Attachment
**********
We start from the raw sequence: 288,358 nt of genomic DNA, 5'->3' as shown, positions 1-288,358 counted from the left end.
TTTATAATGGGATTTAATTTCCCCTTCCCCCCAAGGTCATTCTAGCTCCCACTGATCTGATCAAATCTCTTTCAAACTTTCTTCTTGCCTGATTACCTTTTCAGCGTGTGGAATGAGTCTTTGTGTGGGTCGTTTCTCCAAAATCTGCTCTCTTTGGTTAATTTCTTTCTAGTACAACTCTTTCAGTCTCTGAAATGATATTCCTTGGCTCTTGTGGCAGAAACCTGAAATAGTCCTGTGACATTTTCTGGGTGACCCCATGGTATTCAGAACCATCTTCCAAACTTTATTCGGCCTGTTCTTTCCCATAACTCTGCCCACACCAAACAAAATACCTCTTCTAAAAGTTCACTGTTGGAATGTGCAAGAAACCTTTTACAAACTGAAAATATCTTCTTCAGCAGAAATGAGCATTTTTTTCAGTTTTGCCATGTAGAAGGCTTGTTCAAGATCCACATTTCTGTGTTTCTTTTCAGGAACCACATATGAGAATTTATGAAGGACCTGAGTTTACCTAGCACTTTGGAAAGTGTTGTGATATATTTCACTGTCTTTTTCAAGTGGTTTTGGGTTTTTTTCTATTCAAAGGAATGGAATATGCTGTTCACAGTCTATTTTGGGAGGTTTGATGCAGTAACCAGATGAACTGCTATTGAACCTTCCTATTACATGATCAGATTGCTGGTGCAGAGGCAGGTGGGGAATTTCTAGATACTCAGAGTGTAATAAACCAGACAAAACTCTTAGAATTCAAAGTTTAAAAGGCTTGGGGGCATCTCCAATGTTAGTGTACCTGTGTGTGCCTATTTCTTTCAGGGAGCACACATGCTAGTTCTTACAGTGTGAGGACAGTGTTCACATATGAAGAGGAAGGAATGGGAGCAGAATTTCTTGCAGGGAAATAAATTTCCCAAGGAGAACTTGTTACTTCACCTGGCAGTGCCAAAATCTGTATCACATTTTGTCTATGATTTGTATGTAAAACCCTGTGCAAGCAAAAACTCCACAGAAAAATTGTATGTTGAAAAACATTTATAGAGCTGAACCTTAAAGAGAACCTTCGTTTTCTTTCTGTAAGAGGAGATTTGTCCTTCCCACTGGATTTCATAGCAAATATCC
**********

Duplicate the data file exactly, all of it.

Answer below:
We start from the raw sequence: 288,358 nt of genomic DNA, 5'->3' as shown, positions 1-288,358 counted from the left end.
TTTATAATGGGATTTAATTTCCCCTTCCCCCCAAGGTCATTCTAGCTCCCACTGATCTGATCAAATCTCTTTCAAACTTTCTTCTTGCCTGATTACCTTTTCAGCGTGTGGAATGAGTCTTTGTGTGGGTCGTTTCTCCAAAATCTGCTCTCTTTGGTTAATTTCTTTCTAGTACAACTCTTTCAGTCTCTGAAATGATATTCCTTGGCTCTTGTGGCAGAAACCTGAAATAGTCCTGTGACATTTTCTGGGTGACCCCATGGTATTCAGAACCATCTTCCAAACTTTATTCGGCCTGTTCTTTCCCATAACTCTGCCCACACCAAACAAAATACCTCTTCTAAAAGTTCACTGTTGGAATGTGCAAGAAACCTTTTACAAACTGAAAATATCTTCTTCAGCAGAAATGAGCATTTTTTTCAGTTTTGCCATGTAGAAGGCTTGTTCAAGATCCACATTTCTGTGTTTCTTTTCAGGAACCACATATGAGAATTTATGAAGGACCTGAGTTTACCTAGCACTTTGGAAAGTGTTGTGATATATTTCACTGTCTTTTTCAAGTGGTTTTGGGTTTTTTTCTATTCAAAGGAATGGAATATGCTGTTCACAGTCTATTTTGGGAGGTTTGATGCAGTAACCAGATGAACTGCTATTGAACCTTCCTATTACATGATCAGATTGCTGGTGCAGAGGCAGGTGGGGAATTTCTAGATACTCAGAGTGTAATAAACCAGACAAAACTCTTAGAATTCAAAGTTTAAAAGGCTTGGGGGCATCTCCAATGTTAGTGTACCTGTGTGTGCCTATTTCTTTCAGGGAGCACACATGCTAGTTCTTACAGTGTGAGGACAGTGTTCACATATGAAGAGGAAGGAATGGGAGCAGAATTTCTTGCAGGGAAATAAATTTCCCAAGGAGAACTTGTTACTTCACCTGGCAGTGCCAAAATCTGTATCACATTTTGTCTATGATTTGTATGTAAAACCCTGTGCAAGCAAAAACTCCACAGAAAAATTGTATGTTGAAAAACATTTATAGAGCTGAACCTTAAAGAGAACCTTCGTTTTCTTTCTGTAAGAGGAGATTTGTCCTTCCCACTGGATTTCATAGCAAATATCC